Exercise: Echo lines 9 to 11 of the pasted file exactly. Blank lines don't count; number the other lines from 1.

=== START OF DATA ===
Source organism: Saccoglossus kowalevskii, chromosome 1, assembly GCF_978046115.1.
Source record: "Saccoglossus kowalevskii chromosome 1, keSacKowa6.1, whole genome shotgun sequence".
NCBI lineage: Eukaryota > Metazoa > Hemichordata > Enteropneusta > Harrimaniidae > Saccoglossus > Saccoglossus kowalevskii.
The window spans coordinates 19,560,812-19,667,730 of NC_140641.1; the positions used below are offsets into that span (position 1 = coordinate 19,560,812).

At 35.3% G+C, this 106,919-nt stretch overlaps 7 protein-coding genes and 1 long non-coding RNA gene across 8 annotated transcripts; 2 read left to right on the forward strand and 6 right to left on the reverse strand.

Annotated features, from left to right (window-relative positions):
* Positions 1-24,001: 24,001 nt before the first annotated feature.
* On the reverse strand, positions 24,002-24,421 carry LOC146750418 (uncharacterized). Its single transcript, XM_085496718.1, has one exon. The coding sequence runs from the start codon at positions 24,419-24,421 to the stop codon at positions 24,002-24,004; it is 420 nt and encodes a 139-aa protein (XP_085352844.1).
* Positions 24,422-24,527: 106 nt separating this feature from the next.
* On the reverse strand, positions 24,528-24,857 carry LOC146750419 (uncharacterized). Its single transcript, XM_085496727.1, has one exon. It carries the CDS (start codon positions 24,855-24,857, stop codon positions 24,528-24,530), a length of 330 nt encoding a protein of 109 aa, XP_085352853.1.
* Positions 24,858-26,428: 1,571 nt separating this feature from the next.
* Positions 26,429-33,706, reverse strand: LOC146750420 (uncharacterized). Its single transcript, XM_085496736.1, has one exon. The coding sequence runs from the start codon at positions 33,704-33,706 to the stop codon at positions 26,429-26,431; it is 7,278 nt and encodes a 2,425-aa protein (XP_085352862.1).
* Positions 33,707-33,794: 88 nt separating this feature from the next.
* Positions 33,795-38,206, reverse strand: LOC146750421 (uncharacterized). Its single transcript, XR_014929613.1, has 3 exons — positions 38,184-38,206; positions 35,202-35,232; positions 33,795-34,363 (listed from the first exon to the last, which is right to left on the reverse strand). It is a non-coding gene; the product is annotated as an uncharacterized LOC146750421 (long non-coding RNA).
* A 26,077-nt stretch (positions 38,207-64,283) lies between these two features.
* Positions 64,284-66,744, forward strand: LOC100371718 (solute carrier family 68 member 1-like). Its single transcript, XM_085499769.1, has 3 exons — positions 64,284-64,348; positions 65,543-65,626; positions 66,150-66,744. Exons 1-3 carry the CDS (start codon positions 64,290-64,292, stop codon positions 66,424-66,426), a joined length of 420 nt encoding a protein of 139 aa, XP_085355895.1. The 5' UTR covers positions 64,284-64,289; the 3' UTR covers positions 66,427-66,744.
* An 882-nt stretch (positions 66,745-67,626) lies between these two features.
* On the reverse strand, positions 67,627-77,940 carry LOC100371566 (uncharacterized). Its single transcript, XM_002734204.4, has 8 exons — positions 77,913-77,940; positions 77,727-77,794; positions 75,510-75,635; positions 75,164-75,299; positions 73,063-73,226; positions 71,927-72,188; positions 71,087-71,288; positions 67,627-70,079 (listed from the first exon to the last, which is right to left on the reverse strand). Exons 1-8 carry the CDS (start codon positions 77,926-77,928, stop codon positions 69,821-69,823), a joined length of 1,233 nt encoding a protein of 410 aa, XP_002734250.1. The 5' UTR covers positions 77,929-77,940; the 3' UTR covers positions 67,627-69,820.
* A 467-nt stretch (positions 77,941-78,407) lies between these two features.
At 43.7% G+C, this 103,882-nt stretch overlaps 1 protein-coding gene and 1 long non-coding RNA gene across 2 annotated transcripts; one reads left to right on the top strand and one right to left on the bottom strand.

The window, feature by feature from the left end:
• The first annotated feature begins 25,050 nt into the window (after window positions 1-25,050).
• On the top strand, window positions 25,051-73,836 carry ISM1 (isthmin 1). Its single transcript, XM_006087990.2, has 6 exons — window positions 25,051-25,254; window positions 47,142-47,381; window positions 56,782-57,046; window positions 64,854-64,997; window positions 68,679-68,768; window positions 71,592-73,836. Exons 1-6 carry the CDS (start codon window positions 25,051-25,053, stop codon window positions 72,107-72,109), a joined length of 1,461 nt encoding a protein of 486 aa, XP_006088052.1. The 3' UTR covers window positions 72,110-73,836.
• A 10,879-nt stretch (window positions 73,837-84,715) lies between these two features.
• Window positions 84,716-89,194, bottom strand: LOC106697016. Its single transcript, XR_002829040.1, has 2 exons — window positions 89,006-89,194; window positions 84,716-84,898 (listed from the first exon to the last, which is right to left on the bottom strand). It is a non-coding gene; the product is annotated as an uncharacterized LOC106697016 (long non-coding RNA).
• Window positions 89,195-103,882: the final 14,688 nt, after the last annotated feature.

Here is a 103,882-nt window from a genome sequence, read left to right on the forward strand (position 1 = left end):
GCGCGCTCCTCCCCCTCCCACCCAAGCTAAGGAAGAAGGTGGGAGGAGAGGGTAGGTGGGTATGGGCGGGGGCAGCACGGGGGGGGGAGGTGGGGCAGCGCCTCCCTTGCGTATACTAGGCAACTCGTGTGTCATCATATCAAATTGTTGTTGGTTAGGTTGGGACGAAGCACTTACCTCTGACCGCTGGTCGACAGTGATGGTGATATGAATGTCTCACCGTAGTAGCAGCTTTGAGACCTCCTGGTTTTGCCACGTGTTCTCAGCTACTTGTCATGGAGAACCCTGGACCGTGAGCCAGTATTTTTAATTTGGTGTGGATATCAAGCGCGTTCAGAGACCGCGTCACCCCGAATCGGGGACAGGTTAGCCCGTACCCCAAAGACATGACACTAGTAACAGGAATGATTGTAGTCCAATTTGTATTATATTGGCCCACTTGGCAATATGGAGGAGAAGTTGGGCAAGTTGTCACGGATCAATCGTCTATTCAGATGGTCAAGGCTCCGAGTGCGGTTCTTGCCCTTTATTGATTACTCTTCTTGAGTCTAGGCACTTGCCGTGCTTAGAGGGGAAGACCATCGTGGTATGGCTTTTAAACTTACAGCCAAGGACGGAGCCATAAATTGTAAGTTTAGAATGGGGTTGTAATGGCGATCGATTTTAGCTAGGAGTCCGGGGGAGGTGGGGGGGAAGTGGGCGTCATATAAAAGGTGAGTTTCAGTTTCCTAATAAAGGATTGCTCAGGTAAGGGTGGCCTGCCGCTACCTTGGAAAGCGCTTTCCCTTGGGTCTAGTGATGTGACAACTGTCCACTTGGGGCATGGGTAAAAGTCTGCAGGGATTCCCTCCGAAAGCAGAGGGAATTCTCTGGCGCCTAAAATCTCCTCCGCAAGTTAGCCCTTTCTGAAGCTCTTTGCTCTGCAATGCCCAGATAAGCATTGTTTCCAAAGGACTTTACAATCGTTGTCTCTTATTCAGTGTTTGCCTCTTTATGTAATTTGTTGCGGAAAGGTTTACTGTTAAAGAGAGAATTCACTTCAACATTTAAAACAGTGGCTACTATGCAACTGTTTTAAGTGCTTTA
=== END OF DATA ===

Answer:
* Positions 24,422-24,527: 106 nt separating this feature from the next.
* On the reverse strand, positions 24,528-24,857 carry LOC146750419 (uncharacterized). Its single transcript, XM_085496727.1, has one exon. It carries the CDS (start codon positions 24,855-24,857, stop codon positions 24,528-24,530), a length of 330 nt encoding a protein of 109 aa, XP_085352853.1.
* Positions 24,858-26,428: 1,571 nt separating this feature from the next.